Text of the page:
My car has a problem with misfiring. There is a new o2 sensor, as well as new spark plugs, spark plug wires, MAP sensor, ignition coils, and air filter. I have determined that the problem is not an exhaust leak and the misfire is too big to be a vacuum leak. It also has a direct ignition system, so the problem is not timing. I performed a compression test and all cylinders are normal. The spark plugs are gapped correctly. I am considering that perhaps it is a sticky valve. What is your assessment and diagnosis?
Hey there, thanks for writing in about your 1987 Pontiac Fiero. I have the 2.8L engine in my ’87 Cavalier Z24 and I know it well. I’m guessing your Fiero has the same engine. One of the best ways to narrow down potential misfire causes is to monitor the block learn multiplier and integrator parameters with an OEM scan tool.
These are close to the same thing as modern long term fuel trim and short term fuel trim, respectively. These values can help determine if the vehicle is running rich or lean, which will help narrow down the cause of the misfire.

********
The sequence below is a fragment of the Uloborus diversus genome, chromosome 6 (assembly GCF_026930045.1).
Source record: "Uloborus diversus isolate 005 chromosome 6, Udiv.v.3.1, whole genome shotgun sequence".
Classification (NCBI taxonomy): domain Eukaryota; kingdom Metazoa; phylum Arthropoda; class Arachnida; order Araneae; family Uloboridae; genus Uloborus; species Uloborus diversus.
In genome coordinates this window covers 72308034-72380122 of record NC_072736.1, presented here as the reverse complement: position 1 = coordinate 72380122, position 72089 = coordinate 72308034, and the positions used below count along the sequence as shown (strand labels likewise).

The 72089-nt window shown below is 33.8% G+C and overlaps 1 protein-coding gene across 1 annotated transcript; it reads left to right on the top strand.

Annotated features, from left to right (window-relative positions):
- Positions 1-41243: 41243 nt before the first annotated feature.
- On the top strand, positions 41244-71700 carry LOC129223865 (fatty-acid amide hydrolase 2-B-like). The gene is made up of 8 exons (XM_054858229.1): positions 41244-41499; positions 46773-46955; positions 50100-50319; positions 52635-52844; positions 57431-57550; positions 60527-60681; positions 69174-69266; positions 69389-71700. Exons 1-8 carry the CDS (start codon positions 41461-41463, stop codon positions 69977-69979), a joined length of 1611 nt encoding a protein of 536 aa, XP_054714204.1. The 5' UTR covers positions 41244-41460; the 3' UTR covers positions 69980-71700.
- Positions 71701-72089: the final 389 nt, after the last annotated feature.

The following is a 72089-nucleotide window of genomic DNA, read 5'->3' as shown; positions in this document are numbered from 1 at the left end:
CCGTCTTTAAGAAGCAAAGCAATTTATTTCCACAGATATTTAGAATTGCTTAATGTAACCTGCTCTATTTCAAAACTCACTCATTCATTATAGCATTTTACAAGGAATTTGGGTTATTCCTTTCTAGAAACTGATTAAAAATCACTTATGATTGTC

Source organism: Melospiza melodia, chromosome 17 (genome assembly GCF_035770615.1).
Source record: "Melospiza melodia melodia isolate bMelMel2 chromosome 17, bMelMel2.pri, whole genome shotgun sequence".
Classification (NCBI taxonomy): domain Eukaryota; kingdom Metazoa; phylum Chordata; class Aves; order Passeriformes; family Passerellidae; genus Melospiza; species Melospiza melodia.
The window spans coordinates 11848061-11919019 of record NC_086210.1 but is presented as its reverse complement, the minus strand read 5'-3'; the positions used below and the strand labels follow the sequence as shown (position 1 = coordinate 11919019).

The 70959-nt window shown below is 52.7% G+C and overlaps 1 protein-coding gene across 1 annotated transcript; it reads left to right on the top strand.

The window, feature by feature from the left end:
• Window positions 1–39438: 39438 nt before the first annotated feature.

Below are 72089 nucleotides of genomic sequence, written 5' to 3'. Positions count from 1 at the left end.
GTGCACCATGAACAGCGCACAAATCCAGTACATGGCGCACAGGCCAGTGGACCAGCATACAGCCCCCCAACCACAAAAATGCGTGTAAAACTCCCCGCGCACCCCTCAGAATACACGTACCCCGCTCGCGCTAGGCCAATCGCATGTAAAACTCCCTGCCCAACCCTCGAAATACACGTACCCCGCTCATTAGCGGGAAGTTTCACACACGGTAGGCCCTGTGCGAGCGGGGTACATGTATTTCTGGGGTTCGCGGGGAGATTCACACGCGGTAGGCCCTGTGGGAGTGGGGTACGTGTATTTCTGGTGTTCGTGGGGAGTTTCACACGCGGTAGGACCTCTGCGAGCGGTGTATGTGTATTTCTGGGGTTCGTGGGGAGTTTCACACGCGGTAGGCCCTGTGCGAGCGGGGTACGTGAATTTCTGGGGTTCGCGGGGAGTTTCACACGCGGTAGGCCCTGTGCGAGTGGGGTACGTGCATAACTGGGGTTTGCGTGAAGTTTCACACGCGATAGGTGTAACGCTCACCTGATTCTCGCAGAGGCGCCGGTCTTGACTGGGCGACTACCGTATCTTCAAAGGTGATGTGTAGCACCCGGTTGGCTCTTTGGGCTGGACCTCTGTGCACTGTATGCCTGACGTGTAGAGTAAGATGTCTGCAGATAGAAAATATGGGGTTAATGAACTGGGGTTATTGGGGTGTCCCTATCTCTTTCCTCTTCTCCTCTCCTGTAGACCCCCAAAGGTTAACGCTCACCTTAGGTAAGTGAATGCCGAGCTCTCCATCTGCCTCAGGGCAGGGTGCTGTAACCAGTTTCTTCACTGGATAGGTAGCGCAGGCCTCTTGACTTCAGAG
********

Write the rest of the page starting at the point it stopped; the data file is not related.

The stoichiometric efficiency is 128, and anything less than that would mean the vehicle is running rich. Anything more would mean that it’s running lean. The integrator should vary somewhat once the vehicle is in closed loop, but should not get too far away from 128.
As far as the sticking valve goes, it may or may not be revealed during a compression test. I say this because, if the valve is closed during the test, but sticks intermittently, the compression readings will be OK. The next step would be to perform a leakdown test, which is more successful in pinpointing problems like a sticking valve.
There are too many things to list on a old car like this that could cause a misfire. My best advice is to have a professional, such as one from YourMechanic, diagnose and repair the misfire issue for you.
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